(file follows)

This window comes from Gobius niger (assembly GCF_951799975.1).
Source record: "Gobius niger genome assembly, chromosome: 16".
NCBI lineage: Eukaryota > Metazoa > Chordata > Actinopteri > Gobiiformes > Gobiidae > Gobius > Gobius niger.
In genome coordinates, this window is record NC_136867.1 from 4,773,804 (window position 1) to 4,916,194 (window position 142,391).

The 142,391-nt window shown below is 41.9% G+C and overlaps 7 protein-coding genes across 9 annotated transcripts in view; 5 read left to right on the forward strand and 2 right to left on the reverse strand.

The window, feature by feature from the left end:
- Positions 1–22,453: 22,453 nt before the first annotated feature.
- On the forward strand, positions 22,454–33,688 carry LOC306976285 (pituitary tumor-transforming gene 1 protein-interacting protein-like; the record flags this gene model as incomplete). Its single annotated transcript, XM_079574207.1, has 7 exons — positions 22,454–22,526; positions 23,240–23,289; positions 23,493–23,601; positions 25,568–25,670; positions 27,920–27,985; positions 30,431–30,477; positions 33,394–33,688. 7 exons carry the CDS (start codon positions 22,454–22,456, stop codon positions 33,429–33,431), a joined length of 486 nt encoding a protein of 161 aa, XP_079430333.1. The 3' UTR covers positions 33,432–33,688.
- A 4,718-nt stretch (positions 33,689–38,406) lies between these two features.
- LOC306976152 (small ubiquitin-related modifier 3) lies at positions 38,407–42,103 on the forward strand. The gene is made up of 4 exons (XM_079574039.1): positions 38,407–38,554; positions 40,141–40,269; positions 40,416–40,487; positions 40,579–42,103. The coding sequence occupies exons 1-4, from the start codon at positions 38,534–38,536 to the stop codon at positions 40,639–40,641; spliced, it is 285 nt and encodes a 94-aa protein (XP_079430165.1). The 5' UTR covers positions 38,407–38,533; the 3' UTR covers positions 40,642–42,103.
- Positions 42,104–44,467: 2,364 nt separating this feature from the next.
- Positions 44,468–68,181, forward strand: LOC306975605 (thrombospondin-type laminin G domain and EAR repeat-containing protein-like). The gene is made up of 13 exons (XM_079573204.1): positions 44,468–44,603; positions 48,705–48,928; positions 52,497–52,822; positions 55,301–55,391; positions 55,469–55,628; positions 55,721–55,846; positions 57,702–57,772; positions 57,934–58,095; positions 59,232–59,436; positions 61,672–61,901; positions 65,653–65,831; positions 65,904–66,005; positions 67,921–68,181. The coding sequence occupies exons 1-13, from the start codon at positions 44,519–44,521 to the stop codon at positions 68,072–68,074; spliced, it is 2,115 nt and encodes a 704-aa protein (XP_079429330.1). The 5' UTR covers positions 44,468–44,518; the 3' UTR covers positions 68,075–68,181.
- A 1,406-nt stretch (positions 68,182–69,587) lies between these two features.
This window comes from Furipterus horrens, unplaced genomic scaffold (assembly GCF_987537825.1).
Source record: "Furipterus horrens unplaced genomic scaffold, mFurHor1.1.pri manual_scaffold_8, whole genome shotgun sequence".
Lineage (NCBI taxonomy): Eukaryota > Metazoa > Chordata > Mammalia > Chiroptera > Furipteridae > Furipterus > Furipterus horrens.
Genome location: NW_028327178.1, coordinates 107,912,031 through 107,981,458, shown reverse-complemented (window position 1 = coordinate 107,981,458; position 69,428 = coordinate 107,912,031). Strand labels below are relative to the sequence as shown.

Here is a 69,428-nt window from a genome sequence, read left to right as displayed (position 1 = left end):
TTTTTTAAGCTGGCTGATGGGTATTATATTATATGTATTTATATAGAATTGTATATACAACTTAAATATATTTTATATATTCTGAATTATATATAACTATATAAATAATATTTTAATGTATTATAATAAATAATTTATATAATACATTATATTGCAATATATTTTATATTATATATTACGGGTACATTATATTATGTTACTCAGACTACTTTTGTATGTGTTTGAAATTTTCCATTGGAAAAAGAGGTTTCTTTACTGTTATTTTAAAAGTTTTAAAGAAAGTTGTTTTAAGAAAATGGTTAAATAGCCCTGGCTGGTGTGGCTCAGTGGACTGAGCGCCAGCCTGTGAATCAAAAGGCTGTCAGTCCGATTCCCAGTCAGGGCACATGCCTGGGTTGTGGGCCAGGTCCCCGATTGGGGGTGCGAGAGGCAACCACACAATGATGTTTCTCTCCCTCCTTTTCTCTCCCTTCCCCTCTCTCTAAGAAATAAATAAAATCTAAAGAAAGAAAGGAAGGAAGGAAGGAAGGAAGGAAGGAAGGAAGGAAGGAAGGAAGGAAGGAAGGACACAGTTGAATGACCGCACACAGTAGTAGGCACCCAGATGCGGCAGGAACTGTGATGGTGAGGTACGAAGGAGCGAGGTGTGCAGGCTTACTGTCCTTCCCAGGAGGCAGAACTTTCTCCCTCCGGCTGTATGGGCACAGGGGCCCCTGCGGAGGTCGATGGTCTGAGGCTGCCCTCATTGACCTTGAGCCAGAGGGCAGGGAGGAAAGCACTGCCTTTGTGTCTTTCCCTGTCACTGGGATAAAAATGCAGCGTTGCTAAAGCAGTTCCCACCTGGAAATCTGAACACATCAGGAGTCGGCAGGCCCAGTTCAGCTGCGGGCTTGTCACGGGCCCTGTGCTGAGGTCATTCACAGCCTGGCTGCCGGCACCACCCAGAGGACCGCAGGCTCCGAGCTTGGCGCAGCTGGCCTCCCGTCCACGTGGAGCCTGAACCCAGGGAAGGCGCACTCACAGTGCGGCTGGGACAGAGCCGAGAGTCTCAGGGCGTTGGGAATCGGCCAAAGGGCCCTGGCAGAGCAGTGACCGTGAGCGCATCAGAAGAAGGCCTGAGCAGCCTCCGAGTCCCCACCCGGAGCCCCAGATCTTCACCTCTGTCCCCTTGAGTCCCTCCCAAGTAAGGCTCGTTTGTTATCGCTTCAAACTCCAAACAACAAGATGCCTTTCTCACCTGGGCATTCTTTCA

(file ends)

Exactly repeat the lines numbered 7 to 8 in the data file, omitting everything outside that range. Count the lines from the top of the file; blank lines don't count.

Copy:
- Positions 1–22,453: 22,453 nt before the first annotated feature.
- On the forward strand, positions 22,454–33,688 carry LOC306976285 (pituitary tumor-transforming gene 1 protein-interacting protein-like; the record flags this gene model as incomplete). Its single annotated transcript, XM_079574207.1, has 7 exons — positions 22,454–22,526; positions 23,240–23,289; positions 23,493–23,601; positions 25,568–25,670; positions 27,920–27,985; positions 30,431–30,477; positions 33,394–33,688. 7 exons carry the CDS (start codon positions 22,454–22,456, stop codon positions 33,429–33,431), a joined length of 486 nt encoding a protein of 161 aa, XP_079430333.1. The 3' UTR covers positions 33,432–33,688.